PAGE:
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Quorn allergic reactions spark label concerns

Jenna Blumenfeld

December 15, 2011

3 Min Read
Quorn allergic reactions spark label concerns

News of allergenic ingredients in Quorn, a popular meat substitute, has some vegetarians shaking in their pleather boots.

As reported by a recent flurry of articles, including an expository in the Wall Street Journal, the Center for Science in the Public Interest (CSPI) sent a letter to the U.S. Food and Drug Administration (FDA) calling for the removal of Quorn from store shelves after receiving 65 complaints of consumers experiencing severe allergic reactions such as hives, anaphylactic shock, loss of consciousness, and vomiting so intense that blood vessels burst.

Although Quorn has been sold in the United States since 2002 and has gained somewhat of a cult following among vegetarians, I have never heard of the product—despite my meat-free diet. So what is Quorn exactly? And why are people having these intense reactions? Should it be pulled from shelves? Let’s take a trip back in time to examine the origins of Quorn.

What is Quorn?

In the 1960s, amid concerns of a projected huge spike in population growth, nutritionists and scientists began to search for an alternate form of food that would assuage mounting (although mistaken) concerns of protein shortage. Lo and behold, the answer materialized shortly later when a high-protein fungus called fusarium venenatum PTA 2684 was discovered growing in Marlow, Buckinhamshire.

Fast forward to 1985, when researchers fine-tuned the optimal way to produce the product on a large scale; still the same method used today. Water and glucose are poured into a fermenting tank. The fungus, along with nutrients like potassium, magnesium, and phosphate are added, and eventually coagulate to form solids—now called mycoprotein, and the primary component of Quorn.

According to Quorn’s website, mycoprotein is “the brand name of a premium line of all-natural, meat-free frozen foods.” Ingredients like egg whites, onions, canola oil, whey protein, tapioca starch, and pectin are added for flavor and texture to form products such as Chik’n Patties, Turk’y Roast, and other such cutesy titles that conjure images of baby chickens and turkeys scurrying about one of those bucolic farms depicted on butter packages.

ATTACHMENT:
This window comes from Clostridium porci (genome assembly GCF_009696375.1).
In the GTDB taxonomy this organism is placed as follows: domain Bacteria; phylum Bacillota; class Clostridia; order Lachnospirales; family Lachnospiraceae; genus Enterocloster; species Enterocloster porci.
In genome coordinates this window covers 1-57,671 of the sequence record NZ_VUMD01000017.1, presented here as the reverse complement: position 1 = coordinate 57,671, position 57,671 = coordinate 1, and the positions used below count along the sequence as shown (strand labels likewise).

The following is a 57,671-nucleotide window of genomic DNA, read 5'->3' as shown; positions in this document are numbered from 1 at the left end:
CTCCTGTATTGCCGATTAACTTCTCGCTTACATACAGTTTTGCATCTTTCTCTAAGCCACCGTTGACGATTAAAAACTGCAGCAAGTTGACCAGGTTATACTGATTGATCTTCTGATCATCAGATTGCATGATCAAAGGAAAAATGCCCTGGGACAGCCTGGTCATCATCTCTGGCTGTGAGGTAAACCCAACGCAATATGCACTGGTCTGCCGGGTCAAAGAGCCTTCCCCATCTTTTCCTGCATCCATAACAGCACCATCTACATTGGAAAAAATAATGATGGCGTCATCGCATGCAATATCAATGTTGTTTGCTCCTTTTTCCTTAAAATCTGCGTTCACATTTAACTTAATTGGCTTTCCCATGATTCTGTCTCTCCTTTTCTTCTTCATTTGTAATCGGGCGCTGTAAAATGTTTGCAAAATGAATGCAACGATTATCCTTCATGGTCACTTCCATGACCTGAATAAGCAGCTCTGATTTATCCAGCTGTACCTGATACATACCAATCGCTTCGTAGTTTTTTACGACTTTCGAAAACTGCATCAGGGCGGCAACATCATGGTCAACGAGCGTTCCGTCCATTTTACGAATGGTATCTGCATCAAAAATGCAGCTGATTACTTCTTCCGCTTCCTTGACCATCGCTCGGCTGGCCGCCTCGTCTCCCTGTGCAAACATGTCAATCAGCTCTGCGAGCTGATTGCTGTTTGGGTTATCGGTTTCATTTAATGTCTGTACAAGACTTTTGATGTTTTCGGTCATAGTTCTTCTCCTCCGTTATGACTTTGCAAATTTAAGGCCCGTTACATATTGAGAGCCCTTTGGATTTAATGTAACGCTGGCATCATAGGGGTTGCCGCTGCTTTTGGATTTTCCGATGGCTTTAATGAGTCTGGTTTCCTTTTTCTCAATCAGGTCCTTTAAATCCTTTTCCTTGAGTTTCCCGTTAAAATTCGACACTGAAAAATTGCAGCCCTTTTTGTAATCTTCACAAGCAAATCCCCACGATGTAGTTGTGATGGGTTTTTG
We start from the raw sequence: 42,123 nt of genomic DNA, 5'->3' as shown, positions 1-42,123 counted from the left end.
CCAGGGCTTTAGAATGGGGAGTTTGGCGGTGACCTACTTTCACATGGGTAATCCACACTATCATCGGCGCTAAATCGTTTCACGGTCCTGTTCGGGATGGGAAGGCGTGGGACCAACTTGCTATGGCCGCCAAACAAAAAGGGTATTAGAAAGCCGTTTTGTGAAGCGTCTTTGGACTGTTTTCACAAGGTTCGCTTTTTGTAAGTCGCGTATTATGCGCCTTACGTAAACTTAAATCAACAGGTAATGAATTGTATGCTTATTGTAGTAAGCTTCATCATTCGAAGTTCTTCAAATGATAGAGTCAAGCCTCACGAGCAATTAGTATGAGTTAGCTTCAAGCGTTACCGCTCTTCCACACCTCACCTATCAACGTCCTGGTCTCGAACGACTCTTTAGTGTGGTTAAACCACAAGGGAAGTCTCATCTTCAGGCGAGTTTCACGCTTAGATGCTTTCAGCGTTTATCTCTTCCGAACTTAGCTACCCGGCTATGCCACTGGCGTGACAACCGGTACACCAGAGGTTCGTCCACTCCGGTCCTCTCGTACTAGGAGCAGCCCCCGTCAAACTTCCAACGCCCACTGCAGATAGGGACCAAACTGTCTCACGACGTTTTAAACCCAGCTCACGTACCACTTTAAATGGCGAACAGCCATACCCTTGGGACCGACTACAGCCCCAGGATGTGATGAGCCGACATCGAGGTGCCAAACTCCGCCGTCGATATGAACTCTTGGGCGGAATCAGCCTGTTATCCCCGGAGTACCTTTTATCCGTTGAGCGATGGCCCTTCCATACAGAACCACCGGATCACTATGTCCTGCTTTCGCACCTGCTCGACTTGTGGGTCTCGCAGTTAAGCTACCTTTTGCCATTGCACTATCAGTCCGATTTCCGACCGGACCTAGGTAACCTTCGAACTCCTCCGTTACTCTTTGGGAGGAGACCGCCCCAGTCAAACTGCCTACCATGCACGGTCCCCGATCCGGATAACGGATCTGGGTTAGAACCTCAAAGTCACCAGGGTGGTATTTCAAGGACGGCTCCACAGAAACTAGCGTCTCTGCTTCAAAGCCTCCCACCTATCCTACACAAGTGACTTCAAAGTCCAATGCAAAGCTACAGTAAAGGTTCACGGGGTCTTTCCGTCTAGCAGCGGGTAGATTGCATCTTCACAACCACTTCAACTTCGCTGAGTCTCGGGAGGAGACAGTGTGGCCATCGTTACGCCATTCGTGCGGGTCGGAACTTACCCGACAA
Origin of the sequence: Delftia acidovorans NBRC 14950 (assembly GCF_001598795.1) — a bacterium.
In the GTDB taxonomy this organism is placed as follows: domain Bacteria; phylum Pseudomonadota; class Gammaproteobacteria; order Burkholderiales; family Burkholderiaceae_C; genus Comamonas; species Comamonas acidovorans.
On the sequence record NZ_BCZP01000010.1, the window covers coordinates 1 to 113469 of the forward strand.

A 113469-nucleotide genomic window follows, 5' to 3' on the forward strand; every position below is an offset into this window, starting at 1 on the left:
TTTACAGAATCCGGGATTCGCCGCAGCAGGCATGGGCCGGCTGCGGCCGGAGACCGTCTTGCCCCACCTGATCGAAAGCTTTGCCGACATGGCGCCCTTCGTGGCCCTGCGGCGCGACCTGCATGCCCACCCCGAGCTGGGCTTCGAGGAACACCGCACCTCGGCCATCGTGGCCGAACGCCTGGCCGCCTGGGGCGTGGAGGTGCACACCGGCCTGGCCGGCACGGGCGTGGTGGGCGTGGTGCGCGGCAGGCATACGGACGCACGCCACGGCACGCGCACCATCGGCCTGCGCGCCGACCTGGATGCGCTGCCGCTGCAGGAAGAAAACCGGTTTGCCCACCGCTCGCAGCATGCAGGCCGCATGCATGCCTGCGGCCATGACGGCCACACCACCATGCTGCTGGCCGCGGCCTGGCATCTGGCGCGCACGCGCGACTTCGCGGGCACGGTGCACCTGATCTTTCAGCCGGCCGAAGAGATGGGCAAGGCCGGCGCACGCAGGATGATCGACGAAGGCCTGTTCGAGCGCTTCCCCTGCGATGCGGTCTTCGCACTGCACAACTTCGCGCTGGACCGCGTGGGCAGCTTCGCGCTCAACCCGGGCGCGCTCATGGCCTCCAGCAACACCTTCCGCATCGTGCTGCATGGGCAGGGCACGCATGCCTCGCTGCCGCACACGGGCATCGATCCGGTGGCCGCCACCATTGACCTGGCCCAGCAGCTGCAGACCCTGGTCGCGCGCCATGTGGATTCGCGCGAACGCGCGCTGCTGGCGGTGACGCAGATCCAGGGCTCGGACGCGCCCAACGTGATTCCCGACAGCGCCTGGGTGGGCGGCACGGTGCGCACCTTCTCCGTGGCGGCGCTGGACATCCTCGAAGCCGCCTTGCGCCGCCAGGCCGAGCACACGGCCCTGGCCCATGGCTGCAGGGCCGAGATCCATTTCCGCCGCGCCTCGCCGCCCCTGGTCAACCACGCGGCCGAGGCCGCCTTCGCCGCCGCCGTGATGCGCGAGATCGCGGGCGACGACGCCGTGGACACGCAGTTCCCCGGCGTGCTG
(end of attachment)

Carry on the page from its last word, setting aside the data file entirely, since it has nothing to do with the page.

Great nutritional profile, but unsafe to eat?

Admittedly, I’ve never tried Quorn, but after examining the nutrition label on a variety of products, it seems to be a commendable company. For example, the Naked Chik’n Cutlets have an exceptionally impressive nutritional profile: 1 cutlet (69 grams) provides 11 grams of protein, 80 calories, 5 mg cholesterol, 2.5 grams of fat, and 0.5 grams of sugar. In comparison, a hardboiled egg provides 6 grams of protein for 77 calories, 5 grams of fat, and a whopping 212 mg of cholesterol. What’s more, Quorn is dedicated to using non-GMO ingredients—always an appreciated attribute.

So while Quorn remains an acceptable (and purported delicious product) these benefits are certainly blunted if users have even a tiny chance of becoming fiercely ill. In it’s current state, Quorn packaging warns of common allergens such as egg, milk, and wheat. According to an article in Wired, one person in 146,000 will have an adverse reaction to Quorn, compared with an estimated one in 350 to soy—not a large risk at all.

But with pending label concerns so vehemently called for by a growing pool of citizens, such as the non-GMO Just Label It campaign, and mounting anxieties over products containing gluten, I suspect Quorn will be pressured to include a mycoprotein warning on their future packaging…at least one explaining that mycoprotein is indeed a fungus, and that severe allergic reactions have been documented. The Wall Street Journal reports that the current label reads “Mycoprotein is high in protein and fiber. This may cause intolerance in some people,” which is obviously somewhat of an understatement.

But while the thought of eating a potentially poisonous meat-like, non-meat fungus is positively unappetizing (although much more enticing then a factory-farmed slab of steak), I am now compelled to try Quorn… in a twisted Russian Roulette kind of way. 

About the Author(s)

Jenna Blumenfeld


Jenna Blumenfeld lives in Boulder, Colorado, where she reports on the natural products industry, sustainable agriculture, and all things plant based. 

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